The most recent time that I've really felt empathy towards a game character would have to be MGS3: Snake Eater. Here you have Big Boss... the main villian of the Metal Gear franchise... but he's just a soldier. It turns out that he's not a bad guy at all, he's just had some people really fuck him over in life... and somehow after playing through MGS3 I had this feeling that his future actions have some justification to them.





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"Re(4):Re(10):Times when video games promote e" , posted Tue 19 Apr 22:45post reply

I think empathy happens on some level with most games, otherwise companies wouldn't bother filling their rosters with mascot type characters, cute girls or whatever.

One game recently that really pushed my buttons was that psychological experiment disguised as a walking tour of Japan, Way of the Samurai 2. When playing any game that asks you to choose sides or make moral decisions for your character you either play through each decision in order to see how each scenerio plays out or you pick the route that most matches your temperament. For WotS2 I found I preferred siding with the Amahara/locals to such a degree that I had to force myself to play through the other storylines. Yes, the Amahara story was so sappy you could have poured it over pancakes but it was the one I most enjoyed. In fact, the first time I screwed up at the festival and accidently received the bad Amahara ending I couldn't believe how hacked off I was. That's quite an emotional investment for a game where you spend most of your time killing people because you want to add their sword to your collection.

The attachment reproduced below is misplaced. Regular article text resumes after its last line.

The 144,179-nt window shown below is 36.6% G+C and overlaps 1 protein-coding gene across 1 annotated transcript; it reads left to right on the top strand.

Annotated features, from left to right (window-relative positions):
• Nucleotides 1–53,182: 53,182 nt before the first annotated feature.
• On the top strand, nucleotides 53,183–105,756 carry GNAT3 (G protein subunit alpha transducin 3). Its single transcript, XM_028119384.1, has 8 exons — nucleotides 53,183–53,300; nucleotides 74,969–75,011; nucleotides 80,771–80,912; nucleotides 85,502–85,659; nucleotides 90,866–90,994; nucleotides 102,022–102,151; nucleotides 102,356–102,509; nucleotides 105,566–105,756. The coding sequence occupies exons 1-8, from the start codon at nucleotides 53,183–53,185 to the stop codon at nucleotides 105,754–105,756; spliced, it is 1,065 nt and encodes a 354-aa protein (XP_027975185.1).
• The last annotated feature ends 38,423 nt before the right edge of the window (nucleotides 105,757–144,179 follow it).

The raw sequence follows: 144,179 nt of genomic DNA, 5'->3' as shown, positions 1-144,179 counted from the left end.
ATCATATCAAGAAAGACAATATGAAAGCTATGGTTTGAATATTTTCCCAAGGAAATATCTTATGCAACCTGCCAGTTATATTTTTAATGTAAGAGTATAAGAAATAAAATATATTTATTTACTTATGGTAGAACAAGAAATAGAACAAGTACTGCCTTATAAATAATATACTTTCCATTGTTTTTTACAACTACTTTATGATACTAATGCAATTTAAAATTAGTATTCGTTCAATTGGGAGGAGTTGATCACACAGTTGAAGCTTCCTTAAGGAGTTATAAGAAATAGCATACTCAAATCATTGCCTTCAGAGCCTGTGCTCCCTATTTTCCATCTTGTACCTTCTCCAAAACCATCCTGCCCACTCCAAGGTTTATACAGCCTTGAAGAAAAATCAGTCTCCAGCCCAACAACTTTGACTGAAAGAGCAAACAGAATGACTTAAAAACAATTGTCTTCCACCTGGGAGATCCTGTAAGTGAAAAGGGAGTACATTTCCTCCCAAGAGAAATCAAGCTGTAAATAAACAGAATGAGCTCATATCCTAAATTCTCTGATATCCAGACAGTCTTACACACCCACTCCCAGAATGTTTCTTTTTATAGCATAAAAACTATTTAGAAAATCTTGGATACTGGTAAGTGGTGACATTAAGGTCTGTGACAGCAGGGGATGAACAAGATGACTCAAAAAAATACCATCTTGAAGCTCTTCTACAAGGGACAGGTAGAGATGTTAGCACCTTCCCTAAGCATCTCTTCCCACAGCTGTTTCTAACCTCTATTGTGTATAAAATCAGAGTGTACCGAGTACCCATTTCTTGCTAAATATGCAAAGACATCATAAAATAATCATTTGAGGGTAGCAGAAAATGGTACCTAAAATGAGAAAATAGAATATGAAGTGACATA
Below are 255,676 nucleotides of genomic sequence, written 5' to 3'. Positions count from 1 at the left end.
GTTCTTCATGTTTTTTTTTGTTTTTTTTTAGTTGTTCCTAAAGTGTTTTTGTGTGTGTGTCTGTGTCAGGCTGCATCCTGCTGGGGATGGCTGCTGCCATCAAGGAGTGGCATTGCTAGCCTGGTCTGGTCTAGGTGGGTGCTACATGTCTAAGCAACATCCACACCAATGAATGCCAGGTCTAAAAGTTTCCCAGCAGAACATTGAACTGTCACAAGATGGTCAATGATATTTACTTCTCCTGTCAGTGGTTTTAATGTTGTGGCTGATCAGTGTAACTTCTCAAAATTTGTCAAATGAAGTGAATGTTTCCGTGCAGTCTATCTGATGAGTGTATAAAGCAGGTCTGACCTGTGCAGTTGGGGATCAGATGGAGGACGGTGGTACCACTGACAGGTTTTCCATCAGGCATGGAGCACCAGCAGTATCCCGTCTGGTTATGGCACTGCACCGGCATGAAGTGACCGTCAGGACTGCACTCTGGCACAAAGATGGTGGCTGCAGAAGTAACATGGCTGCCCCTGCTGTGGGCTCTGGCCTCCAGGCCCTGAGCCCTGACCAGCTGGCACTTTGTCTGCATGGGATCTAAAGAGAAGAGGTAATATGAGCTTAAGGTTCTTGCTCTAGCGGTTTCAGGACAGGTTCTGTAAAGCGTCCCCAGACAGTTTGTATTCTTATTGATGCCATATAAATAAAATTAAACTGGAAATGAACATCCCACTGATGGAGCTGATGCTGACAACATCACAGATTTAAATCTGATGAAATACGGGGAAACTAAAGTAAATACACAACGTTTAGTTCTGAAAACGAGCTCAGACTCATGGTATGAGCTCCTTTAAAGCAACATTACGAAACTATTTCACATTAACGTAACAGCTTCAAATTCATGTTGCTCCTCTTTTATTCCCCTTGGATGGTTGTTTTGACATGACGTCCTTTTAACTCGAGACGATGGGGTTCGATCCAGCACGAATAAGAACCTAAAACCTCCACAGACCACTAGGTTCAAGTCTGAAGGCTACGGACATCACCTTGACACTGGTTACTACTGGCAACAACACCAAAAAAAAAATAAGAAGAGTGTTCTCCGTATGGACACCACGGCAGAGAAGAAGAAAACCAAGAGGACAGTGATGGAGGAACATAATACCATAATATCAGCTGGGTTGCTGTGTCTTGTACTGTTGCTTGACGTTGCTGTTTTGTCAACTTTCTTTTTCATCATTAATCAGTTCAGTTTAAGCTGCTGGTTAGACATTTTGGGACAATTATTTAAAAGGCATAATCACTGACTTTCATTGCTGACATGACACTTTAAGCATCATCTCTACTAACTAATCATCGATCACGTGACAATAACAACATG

Huh, I tried to write that so that it wouldn't be full of spoilers but it reads as more vague than I wanted it to.